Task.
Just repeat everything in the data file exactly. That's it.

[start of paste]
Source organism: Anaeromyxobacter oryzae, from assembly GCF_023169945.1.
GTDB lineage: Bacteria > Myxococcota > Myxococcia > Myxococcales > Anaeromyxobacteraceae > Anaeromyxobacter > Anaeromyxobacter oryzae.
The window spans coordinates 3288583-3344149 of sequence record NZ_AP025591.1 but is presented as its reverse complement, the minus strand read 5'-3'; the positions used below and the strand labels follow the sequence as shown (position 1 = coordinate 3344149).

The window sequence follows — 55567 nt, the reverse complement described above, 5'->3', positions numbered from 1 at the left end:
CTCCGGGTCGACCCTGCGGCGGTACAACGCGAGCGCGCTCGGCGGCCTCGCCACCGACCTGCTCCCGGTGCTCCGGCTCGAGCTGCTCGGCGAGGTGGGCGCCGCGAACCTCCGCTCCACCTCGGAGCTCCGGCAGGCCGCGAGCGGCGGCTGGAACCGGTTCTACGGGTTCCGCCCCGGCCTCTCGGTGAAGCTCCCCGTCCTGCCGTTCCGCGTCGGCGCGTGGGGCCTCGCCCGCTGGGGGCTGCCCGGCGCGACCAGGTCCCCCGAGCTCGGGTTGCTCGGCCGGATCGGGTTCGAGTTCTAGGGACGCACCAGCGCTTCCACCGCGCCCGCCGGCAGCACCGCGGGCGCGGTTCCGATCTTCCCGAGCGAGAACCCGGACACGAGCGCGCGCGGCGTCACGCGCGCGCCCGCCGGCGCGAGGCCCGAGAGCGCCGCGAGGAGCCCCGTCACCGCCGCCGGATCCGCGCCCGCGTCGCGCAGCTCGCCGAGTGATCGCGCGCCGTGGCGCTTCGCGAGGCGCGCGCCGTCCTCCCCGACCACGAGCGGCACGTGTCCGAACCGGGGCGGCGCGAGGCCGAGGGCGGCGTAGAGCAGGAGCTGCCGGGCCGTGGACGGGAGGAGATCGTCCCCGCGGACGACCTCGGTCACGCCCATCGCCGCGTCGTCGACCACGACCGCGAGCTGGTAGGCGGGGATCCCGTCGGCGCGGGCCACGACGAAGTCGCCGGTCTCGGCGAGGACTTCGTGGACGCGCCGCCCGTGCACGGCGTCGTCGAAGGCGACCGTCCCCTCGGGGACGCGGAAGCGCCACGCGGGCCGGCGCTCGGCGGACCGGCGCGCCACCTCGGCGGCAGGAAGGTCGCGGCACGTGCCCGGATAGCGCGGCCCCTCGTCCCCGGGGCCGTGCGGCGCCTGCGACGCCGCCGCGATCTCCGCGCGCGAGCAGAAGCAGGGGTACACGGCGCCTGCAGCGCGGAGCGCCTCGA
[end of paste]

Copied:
Source organism: Anaeromyxobacter oryzae, from assembly GCF_023169945.1.
GTDB lineage: Bacteria > Myxococcota > Myxococcia > Myxococcales > Anaeromyxobacteraceae > Anaeromyxobacter > Anaeromyxobacter oryzae.
The window spans coordinates 3288583-3344149 of sequence record NZ_AP025591.1 but is presented as its reverse complement, the minus strand read 5'-3'; the positions used below and the strand labels follow the sequence as shown (position 1 = coordinate 3344149).

The window sequence follows — 55567 nt, the reverse complement described above, 5'->3', positions numbered from 1 at the left end:
CTCCGGGTCGACCCTGCGGCGGTACAACGCGAGCGCGCTCGGCGGCCTCGCCACCGACCTGCTCCCGGTGCTCCGGCTCGAGCTGCTCGGCGAGGTGGGCGCCGCGAACCTCCGCTCCACCTCGGAGCTCCGGCAGGCCGCGAGCGGCGGCTGGAACCGGTTCTACGGGTTCCGCCCCGGCCTCTCGGTGAAGCTCCCCGTCCTGCCGTTCCGCGTCGGCGCGTGGGGCCTCGCCCGCTGGGGGCTGCCCGGCGCGACCAGGTCCCCCGAGCTCGGGTTGCTCGGCCGGATCGGGTTCGAGTTCTAGGGACGCACCAGCGCTTCCACCGCGCCCGCCGGCAGCACCGCGGGCGCGGTTCCGATCTTCCCGAGCGAGAACCCGGACACGAGCGCGCGCGGCGTCACGCGCGCGCCCGCCGGCGCGAGGCCCGAGAGCGCCGCGAGGAGCCCCGTCACCGCCGCCGGATCCGCGCCCGCGTCGCGCAGCTCGCCGAGTGATCGCGCGCCGTGGCGCTTCGCGAGGCGCGCGCCGTCCTCCCCGACCACGAGCGGCACGTGTCCGAACCGGGGCGGCGCGAGGCCGAGGGCGGCGTAGAGCAGGAGCTGCCGGGCCGTGGACGGGAGGAGATCGTCCCCGCGGACGACCTCGGTCACGCCCATCGCCGCGTCGTCGACCACGACCGCGAGCTGGTAGGCGGGGATCCCGTCGGCGCGGGCCACGACGAAGTCGCCGGTCTCGGCGAGGACTTCGTGGACGCGCCGCCCGTGCACGGCGTCGTCGAAGGCGACCGTCCCCTCGGGGACGCGGAAGCGCCACGCGGGCCGGCGCTCGGCGGACCGGCGCGCCACCTCGGCGGCAGGAAGGTCGCGGCACGTGCCCGGATAGCGCGGCCCCTCGTCCCCGGGGCCGTGCGGCGCCTGCGACGCCGCCGCGATCTCCGCGCGCGAGCAGAAGCAGGGGTACACGGCGCCTGCAGCGCGGAGCGCCTCGA